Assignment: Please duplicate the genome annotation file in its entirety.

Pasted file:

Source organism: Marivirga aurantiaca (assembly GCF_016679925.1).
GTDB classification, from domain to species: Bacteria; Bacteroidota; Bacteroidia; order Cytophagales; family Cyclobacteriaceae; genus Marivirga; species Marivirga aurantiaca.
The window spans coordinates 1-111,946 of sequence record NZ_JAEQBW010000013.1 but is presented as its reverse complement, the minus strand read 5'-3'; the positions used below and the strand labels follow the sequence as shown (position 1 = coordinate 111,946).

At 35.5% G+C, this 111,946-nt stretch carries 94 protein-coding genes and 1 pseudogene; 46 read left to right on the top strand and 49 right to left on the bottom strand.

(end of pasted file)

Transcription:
Source organism: Marivirga aurantiaca (assembly GCF_016679925.1).
GTDB classification, from domain to species: Bacteria; Bacteroidota; Bacteroidia; order Cytophagales; family Cyclobacteriaceae; genus Marivirga; species Marivirga aurantiaca.
The window spans coordinates 1-111,946 of sequence record NZ_JAEQBW010000013.1 but is presented as its reverse complement, the minus strand read 5'-3'; the positions used below and the strand labels follow the sequence as shown (position 1 = coordinate 111,946).

At 35.5% G+C, this 111,946-nt stretch carries 94 protein-coding genes and 1 pseudogene; 46 read left to right on the top strand and 49 right to left on the bottom strand.